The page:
In contrast to an agenda that doubles down on dirty fuels, a wealth of green recovery programs aim to keep fossil fuels in the ground as part of a just transition to a sustainable and equitable economy. If these policies prevail, the industry will rapidly shrink to a fraction of its former stature. Thus, as at no other time since the industry’s inception, the actions taken now by the public and by policymakers will determine oil’s fate.

The Greenpeace activists are right. Whether the pandemic marks the end of oil “is up to you.”

Culver City Takes Historic Steps to End Neighborhood Oil Drilling

By staff - Sierra Club, August 14, 2020

CULVER CITY, CA—Last night, Culver City councilmembers took the first necessary steps to phase out oil extraction in the city’s 78-acre portion of the Inglewood Oil Field. After a presentation on the amortization study commissioned by the Oil Subcommittee, and virtual public testimony, the council unanimously directed staff to develop a framework and timeline for the phase out of active wells. Diverse stakeholders gave testimony in favor of the motion from labor unions including United Steelworkers Local 675, California Nurses Association, and Jobs to Move America, environmental organizations from Sierra Club, NRDC, Food & Water Action, Center for Biological Diversity and renewable energy advocates including GRID Alternatives and the Clean Power Alliance in addition to many local residents and medical professionals.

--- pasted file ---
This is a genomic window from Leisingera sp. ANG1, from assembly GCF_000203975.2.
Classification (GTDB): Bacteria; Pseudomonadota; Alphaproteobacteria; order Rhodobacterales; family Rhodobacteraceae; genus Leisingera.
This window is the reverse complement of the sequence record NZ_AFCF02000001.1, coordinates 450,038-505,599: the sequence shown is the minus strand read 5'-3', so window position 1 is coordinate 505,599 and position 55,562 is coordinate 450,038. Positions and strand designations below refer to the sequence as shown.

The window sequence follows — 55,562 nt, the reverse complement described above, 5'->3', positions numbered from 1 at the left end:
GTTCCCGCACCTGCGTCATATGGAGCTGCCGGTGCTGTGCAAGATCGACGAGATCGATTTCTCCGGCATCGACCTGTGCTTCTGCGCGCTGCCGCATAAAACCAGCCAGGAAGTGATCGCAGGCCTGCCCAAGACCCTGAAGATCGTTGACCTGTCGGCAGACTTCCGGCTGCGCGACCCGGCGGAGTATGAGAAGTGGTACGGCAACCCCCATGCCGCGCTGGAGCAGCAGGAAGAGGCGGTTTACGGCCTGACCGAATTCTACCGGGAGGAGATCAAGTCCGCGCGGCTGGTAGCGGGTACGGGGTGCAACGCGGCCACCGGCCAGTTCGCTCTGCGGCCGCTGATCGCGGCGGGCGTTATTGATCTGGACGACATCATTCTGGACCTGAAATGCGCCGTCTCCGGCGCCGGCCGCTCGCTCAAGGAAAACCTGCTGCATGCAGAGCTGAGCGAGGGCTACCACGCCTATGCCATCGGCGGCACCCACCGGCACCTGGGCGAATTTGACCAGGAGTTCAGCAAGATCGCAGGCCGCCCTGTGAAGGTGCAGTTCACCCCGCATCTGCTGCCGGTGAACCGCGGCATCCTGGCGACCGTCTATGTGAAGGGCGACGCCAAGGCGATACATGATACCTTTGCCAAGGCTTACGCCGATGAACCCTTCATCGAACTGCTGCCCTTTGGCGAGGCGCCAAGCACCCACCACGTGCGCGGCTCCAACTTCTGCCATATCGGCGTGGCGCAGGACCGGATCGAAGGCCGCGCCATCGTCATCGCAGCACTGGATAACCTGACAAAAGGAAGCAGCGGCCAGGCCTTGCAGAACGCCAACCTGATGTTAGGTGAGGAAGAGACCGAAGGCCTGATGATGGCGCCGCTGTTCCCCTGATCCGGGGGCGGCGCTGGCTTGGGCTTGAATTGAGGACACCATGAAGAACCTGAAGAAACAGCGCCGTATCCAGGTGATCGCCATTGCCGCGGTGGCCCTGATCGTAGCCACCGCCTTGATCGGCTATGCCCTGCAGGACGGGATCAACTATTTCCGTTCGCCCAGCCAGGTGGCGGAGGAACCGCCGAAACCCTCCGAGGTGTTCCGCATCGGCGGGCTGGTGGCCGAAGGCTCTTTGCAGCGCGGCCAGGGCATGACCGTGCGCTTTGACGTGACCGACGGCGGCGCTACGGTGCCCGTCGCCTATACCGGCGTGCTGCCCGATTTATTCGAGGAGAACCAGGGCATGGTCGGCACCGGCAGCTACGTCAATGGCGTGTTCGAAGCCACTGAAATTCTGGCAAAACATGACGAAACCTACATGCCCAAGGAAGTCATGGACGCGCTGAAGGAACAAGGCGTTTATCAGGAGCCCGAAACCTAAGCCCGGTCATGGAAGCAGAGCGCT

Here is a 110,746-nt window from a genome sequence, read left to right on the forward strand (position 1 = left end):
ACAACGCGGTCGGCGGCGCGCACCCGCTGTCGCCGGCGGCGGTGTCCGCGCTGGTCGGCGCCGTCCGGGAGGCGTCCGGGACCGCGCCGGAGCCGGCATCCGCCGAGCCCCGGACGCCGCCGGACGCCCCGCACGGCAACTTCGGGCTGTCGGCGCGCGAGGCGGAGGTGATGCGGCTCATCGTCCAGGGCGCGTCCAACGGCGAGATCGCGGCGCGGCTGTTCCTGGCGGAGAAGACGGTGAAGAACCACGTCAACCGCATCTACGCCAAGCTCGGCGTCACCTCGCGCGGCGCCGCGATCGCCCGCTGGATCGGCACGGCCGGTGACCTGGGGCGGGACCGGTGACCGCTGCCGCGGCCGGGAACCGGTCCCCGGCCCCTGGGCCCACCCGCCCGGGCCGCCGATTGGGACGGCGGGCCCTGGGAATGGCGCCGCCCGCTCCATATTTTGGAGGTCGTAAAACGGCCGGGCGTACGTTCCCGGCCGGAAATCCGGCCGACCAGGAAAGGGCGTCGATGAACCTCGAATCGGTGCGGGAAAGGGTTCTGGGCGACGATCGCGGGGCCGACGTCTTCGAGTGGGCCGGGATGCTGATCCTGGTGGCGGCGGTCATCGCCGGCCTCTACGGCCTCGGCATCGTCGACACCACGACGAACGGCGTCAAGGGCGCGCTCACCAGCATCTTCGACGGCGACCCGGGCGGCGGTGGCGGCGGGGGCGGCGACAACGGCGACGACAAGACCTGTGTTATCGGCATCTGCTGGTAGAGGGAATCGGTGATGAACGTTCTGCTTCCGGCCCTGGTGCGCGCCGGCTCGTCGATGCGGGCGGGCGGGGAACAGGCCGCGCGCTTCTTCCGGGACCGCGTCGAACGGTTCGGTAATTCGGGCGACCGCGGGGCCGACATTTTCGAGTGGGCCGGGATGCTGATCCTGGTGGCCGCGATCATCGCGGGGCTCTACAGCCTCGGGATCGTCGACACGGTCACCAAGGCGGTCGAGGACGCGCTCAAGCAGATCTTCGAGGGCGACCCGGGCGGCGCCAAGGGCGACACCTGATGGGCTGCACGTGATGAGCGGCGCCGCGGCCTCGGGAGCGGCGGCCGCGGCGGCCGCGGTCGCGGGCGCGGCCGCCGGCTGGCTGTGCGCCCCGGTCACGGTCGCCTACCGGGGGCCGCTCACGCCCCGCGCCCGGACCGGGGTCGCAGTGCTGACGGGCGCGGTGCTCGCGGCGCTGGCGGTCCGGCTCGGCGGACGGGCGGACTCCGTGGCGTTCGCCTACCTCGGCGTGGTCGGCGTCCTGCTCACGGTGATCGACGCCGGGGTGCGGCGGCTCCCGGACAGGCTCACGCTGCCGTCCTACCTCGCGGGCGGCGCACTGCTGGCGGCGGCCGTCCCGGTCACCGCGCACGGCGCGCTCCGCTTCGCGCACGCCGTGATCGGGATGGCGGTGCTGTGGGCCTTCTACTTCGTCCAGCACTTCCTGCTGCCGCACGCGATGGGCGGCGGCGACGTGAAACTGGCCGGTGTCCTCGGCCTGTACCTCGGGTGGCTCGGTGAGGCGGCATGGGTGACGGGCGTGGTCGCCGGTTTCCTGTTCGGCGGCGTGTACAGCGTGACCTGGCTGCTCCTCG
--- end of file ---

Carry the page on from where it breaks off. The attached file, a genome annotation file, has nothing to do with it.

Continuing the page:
Urban oil extraction and production have long exposed Los Angeles residents to toxic emissions and dangerous chemicals in their own neighborhoods. Oil production sites use and emit known carcinogens and endocrine disruptors, like benzene and formaldehyde, fine and ultra-fine particulate matter, and hydrogen sulfide. All of these chemicals have proven records of toxicity and are known to cause health impacts ranging from nosebleeds to chronic headaches, increased risks of asthma and other respiratory illnesses, and increased risk of cancer.